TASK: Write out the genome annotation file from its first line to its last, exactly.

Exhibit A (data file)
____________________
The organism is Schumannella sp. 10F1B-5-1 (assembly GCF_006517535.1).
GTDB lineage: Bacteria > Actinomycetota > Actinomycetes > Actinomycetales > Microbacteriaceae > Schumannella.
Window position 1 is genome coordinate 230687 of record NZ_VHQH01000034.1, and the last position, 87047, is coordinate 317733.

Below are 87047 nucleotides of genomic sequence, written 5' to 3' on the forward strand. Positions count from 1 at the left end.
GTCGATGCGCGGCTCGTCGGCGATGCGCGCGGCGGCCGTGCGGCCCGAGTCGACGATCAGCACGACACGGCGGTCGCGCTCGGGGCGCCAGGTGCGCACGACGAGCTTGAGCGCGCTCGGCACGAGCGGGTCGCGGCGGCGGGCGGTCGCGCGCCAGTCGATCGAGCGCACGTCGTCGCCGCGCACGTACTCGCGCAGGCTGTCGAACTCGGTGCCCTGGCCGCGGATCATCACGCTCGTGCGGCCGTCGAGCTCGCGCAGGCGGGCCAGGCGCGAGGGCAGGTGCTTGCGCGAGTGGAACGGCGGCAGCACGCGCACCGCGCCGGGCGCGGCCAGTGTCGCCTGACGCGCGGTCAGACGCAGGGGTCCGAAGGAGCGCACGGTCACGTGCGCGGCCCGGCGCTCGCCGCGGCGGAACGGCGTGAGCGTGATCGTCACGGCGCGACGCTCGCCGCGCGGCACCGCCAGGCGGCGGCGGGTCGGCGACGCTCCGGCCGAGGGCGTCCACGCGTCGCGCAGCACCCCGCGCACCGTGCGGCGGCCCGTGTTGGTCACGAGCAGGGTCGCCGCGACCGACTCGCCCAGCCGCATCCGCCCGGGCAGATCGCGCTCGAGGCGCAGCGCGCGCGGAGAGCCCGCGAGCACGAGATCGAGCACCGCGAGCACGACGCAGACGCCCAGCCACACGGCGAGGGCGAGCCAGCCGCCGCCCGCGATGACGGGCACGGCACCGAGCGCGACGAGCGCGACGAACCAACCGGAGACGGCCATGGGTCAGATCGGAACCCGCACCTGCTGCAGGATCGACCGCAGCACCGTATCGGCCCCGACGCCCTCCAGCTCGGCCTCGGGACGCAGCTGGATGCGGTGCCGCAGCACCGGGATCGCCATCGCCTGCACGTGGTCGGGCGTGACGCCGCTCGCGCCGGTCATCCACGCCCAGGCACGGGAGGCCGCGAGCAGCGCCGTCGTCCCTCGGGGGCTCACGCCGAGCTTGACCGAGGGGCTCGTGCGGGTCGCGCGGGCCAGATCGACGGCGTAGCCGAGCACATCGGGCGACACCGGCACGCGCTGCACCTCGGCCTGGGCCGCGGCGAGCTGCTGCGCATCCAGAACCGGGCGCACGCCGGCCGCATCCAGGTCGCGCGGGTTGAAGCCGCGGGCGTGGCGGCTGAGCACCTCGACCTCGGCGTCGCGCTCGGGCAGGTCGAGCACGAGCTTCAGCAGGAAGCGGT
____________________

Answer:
The organism is Schumannella sp. 10F1B-5-1 (assembly GCF_006517535.1).
GTDB lineage: Bacteria > Actinomycetota > Actinomycetes > Actinomycetales > Microbacteriaceae > Schumannella.
Window position 1 is genome coordinate 230687 of record NZ_VHQH01000034.1, and the last position, 87047, is coordinate 317733.

Below are 87047 nucleotides of genomic sequence, written 5' to 3' on the forward strand. Positions count from 1 at the left end.
GTCGATGCGCGGCTCGTCGGCGATGCGCGCGGCGGCCGTGCGGCCCGAGTCGACGATCAGCACGACACGGCGGTCGCGCTCGGGGCGCCAGGTGCGCACGACGAGCTTGAGCGCGCTCGGCACGAGCGGGTCGCGGCGGCGGGCGGTCGCGCGCCAGTCGATCGAGCGCACGTCGTCGCCGCGCACGTACTCGCGCAGGCTGTCGAACTCGGTGCCCTGGCCGCGGATCATCACGCTCGTGCGGCCGTCGAGCTCGCGCAGGCGGGCCAGGCGCGAGGGCAGGTGCTTGCGCGAGTGGAACGGCGGCAGCACGCGCACCGCGCCGGGCGCGGCCAGTGTCGCCTGACGCGCGGTCAGACGCAGGGGTCCGAAGGAGCGCACGGTCACGTGCGCGGCCCGGCGCTCGCCGCGGCGGAACGGCGTGAGCGTGATCGTCACGGCGCGACGCTCGCCGCGCGGCACCGCCAGGCGGCGGCGGGTCGGCGACGCTCCGGCCGAGGGCGTCCACGCGTCGCGCAGCACCCCGCGCACCGTGCGGCGGCCCGTGTTGGTCACGAGCAGGGTCGCCGCGACCGACTCGCCCAGCCGCATCCGCCCGGGCAGATCGCGCTCGAGGCGCAGCGCGCGCGGAGAGCCCGCGAGCACGAGATCGAGCACCGCGAGCACGACGCAGACGCCCAGCCACACGGCGAGGGCGAGCCAGCCGCCGCCCGCGATGACGGGCACGGCACCGAGCGCGACGAGCGCGACGAACCAACCGGAGACGGCCATGGGTCAGATCGGAACCCGCACCTGCTGCAGGATCGACCGCAGCACCGTATCGGCCCCGACGCCCTCCAGCTCGGCCTCGGGACGCAGCTGGATGCGGTGCCGCAGCACCGGGATCGCCATCGCCTGCACGTGGTCGGGCGTGACGCCGCTCGCGCCGGTCATCCACGCCCAGGCACGGGAGGCCGCGAGCAGCGCCGTCGTCCCTCGGGGGCTCACGCCGAGCTTGACCGAGGGGCTCGTGCGGGTCGCGCGGGCCAGATCGACGGCGTAGCCGAGCACATCGGGCGACACCGGCACGCGCTGCACCTCGGCCTGGGCCGCGGCGAGCTGCTGCGCATCCAGAACCGGGCGCACGCCGGCCGCATCCAGGTCGCGCGGGTTGAAGCCGCGGGCGTGGCGGCTGAGCACCTCGACCTCGGCGTCGCGCTCGGGCAGGTCGAGCACGAGCTTCAGCAGGAAGCGGT